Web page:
The unsatisfying semantic debate that few feel the need to have the correct vocabulary for, but many feel the need to have opinions on. If you are a philosopher of these things, you can move on. I have nothing to add for you. Me, I don’t know what “free will” is, but I know what it isn’t when I see it.
I had a long argument with a drunk gentleman over dinner the other night. He was arguing that free will does not exist. I was arguing that his statement “free will does not exist” has no empirical content. Naturally, we did not come to an accommodation. I think he took me for a fool in thrall to hopeless idealism about the human soul, and I took him for someone complaining about the consistency of 1st century metaphysics when scrutinized through a 17th century lense.
This kind of tedious dinner table maundering can be confused for debates about Monism/Dualism in poor lighting conditions.
the question isn’t actually asking what it *thinks* it’s asking… humans are rocks, which is why we have reason and free will. Schopenhauer: Spinoza (Epist. 62) says that if a stone projected through the air had consciousness, it would imagine it was flying of its own will. I add merely that the stone would be right.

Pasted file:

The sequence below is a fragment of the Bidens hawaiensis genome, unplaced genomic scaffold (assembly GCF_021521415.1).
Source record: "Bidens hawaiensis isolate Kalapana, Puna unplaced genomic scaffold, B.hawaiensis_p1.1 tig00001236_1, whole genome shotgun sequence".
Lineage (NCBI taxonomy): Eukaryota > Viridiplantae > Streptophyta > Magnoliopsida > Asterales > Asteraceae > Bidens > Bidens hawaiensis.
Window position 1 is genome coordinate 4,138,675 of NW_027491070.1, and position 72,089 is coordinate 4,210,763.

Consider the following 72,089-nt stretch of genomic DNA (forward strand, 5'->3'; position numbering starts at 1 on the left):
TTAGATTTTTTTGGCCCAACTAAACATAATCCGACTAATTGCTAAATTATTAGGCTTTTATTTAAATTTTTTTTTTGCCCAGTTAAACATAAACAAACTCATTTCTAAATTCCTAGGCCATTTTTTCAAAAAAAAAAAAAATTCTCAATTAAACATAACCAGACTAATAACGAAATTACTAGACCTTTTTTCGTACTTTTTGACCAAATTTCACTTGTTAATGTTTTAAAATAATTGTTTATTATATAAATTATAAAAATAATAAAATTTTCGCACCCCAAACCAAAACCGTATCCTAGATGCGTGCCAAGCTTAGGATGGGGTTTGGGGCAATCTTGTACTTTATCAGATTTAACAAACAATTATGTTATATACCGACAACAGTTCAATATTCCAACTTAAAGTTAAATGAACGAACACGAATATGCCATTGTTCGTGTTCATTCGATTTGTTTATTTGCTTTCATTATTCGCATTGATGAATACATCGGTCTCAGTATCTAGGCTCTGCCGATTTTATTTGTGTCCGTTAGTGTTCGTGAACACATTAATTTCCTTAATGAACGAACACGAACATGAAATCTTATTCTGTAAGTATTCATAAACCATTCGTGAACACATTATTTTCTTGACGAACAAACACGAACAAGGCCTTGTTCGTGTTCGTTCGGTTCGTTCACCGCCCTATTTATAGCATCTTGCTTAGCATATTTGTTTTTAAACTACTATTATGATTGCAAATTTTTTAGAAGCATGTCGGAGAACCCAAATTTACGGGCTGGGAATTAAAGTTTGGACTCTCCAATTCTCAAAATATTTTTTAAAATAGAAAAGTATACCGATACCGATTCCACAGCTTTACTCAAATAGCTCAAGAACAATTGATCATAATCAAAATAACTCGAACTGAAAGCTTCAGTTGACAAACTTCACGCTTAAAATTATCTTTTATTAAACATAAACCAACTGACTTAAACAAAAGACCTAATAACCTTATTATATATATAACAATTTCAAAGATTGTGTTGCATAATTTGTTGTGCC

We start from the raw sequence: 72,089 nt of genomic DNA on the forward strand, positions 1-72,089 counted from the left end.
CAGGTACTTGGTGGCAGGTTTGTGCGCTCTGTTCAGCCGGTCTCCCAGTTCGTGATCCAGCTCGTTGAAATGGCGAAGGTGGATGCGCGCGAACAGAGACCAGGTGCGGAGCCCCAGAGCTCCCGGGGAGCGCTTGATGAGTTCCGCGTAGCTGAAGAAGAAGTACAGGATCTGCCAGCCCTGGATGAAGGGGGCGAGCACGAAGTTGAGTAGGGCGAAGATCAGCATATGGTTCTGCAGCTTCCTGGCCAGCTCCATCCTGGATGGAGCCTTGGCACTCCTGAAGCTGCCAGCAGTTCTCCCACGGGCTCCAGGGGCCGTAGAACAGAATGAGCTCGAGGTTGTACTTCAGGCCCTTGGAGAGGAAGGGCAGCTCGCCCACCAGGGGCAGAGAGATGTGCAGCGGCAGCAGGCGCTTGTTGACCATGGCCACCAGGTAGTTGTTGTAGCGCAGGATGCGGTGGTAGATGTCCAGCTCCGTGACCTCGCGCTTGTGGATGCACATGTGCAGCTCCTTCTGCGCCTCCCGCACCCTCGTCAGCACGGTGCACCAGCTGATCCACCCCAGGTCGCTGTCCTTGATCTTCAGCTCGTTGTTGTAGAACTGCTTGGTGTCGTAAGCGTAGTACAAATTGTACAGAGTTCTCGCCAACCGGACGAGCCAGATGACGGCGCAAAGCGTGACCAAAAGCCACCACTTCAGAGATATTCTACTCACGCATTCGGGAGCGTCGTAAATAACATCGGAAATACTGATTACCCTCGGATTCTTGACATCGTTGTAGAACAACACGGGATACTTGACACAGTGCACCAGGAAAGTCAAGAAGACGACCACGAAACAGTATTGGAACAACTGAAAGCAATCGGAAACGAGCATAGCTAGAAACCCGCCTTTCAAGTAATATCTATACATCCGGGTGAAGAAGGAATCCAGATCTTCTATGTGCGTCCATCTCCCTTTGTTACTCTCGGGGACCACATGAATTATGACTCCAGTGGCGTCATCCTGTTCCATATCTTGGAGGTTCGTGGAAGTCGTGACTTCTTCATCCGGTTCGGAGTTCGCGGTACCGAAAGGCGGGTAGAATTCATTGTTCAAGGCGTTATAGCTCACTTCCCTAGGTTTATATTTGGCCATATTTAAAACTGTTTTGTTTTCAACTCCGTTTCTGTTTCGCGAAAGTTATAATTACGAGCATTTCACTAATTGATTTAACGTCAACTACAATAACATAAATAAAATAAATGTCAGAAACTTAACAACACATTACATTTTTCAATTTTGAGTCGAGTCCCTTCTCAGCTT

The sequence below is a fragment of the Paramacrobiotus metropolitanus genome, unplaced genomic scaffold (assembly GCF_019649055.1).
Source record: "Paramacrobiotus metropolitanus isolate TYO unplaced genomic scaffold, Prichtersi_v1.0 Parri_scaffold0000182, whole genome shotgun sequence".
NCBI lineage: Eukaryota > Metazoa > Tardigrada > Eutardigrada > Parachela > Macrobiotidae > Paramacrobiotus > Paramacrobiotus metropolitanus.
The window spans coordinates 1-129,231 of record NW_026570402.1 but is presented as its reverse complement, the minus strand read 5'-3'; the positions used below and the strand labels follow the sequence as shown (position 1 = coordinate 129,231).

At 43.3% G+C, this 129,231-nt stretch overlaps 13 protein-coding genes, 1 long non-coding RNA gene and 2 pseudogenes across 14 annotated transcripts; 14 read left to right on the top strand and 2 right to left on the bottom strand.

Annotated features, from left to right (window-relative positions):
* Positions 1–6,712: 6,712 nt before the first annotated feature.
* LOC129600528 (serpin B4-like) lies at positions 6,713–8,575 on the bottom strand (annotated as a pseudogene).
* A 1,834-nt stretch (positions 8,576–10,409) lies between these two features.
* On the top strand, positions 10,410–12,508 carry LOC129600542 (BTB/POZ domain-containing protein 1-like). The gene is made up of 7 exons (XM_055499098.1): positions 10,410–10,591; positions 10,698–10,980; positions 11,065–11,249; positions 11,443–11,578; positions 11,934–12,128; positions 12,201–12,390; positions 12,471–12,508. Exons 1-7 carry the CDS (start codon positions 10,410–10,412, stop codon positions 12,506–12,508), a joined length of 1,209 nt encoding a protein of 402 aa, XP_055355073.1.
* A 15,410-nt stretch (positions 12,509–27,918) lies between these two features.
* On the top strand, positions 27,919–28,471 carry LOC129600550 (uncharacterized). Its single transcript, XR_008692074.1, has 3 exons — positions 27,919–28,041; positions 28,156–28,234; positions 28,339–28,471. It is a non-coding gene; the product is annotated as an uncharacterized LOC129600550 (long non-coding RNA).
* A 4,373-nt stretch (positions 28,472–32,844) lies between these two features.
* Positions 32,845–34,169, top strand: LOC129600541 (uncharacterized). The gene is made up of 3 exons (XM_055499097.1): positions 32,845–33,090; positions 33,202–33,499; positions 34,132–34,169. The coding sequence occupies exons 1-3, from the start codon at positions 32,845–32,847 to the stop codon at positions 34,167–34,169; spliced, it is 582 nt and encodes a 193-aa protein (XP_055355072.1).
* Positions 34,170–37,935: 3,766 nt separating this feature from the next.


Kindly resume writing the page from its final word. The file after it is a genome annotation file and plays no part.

So, you know, nice quotes.
Check out the article for more, including Brandmayr’s analysis of how social scientific invocations of free-will vs. institutional constraint are themselves shaped by their positions in an antagonistic process. But mostly just check it out for the strange feeling of reading cultural anthropology and neuropsychology fight over whether seven scientists are culpable for the deaths of 306 earthquake victims.
Anyway, I don’t feel that any of these models cleave reality at the joints. Slightly more natural to my mind stuff like Scott Aaronson’s setup where he argues that while some freewilleteers concern themselves with determinism, a more useful notion might be predictability. I am sure there is more research in that domain somewhere. But I am not excited enough to pursue it.